- The Washington Times - Wednesday, July 24, 2002

One of the Philadelphia Flyers' prized blue-chip prospects a year ago was a 20-year-old goalie named Maxime Ouellet, drafted by the team 22nd overall in 1999. To listen to the Flyers' brass, this was the guy who would lead the team back to Stanley Cup glory.
But the order of priorities changed drastically last spring. The Flyers and a lot of other people thought they had a pretty good chance to make a deep run in the playoffs until injuries piled up at center. Philadelphia was desperate it needed an experienced center in a hurry.
The Flyers, and at least four other teams, started bidding for Adam Oates as the trading deadline neared. General manager George McPhee kept telling interested parties "not enough" because the Washington Capitals still had playoff hopes on March19, albeit very faint ones.
Finally, Philadelphia offered its prized prospect plus draft picks in the first, second and third rounds. It may have been the worst trade in Flyers history; they were bounced in the first round of the playoffs and elected not to re-sign Oates after paying a huge price for the 39-year-old.
Ouellet, meanwhile, believes he benefited from the trade. He has escaped from a situation that was often confusing and seemingly governed by a strange set of rules that changed constantly.
"There's no doubt he'll be a No.1 goalie in this league," said McPhee yesterday as Ouellet and 20 other young prospects went through drills on the ice, part of a two-week orientation session with the organization. "How good is he? That still has to be determined but he's good enough to be one of the top 30 goalies in the world."
At the moment he is not in that category. There is a clear pecking order and Olie Kolzig is at the top, one of the five best goalies in the league in Ouellet's judgment. After that there is Craig Billington, Kolzig's long-time backup, then Sebastien Charpentier, who played well in his baptism last season and has been in the Caps' system since 1997.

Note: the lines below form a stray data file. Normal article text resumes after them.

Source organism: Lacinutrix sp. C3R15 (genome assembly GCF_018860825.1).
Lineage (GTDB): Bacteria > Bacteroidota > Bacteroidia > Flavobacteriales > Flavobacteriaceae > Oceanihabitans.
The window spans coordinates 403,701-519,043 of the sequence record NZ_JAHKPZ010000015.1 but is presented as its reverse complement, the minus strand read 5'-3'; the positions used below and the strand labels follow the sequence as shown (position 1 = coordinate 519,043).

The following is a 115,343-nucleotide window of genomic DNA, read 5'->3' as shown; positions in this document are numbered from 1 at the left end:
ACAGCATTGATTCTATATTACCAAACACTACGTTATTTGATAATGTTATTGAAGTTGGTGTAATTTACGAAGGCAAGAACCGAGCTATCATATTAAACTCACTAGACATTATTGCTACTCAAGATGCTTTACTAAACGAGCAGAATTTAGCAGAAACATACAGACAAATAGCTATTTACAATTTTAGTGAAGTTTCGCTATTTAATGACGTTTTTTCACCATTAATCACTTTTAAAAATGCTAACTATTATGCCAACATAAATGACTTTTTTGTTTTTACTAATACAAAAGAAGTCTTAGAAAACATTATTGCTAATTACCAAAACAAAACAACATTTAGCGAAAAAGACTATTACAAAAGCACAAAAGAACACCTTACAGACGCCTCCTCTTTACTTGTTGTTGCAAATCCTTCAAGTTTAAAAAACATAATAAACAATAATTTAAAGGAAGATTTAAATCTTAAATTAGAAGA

None of which fazes Ouellet, who played well enough in his first pro camp a year ago to get serious consideration for a spot on the Flyers' roster. Eventually he was sent to the team's American Hockey League affiliate.
"I'm only asking for a fair chance," he said yesterday. "I know there's a new coaching staff here so everybody starts out on the same page. What I want to do is make the decision harder for them to make."
Dave Prior, who is entering his sixth season as goaltending coach, likes what he sees so far but Ouellet, like every other player, has areas where he could improve.
"We want to improve his skating, his ability to get out there and play loose pucks around the net," Prior said. "His strengths are his ability to recognize the potential of plays and react accordingly. He's excellent in shot blocking, he fills the net very efficiently and makes it very difficult to find space to put the puck in. And we had some concerns when he arrived about his overall conditioning but I think he's done a good job of addressing that."
Prior acknowledges the need for the team to get younger at the position (Kolzig is 32, Billington will soon be 36) but league experience is a huge plus for a goaltender.
"I view all young goalies as prospects until they've actually played at this level," said Prior. "You're not a bona fide NHLer until you start getting the job done. You can ask Olie about that," referring to the fact Kolzig spent years in the minors before his number was called.
"My situation here is better than it would have been with the Flyers, I know that," Ouellet said. "This year I have a shot if I do well."
Notes The team yesterday announced the re-signing of three players and the signing of one free agent. Re-signed were left wings Ivan Ciernik and Mark Murphy and center Trent Whitfield. Added to the roster was free agent defenseman Chris Hajt, who had been in the Edmonton system. All contracts were for one year except Ciernik's, which contains a club option for a second year.

Copyright © 2018 The Washington Times, LLC. Click here for reprint permission.

The Washington Times Comment Policy

The Washington Times welcomes your comments on Spot.im, our third-party provider. Please read our Comment Policy before commenting.


Click to Read More and View Comments

Click to Hide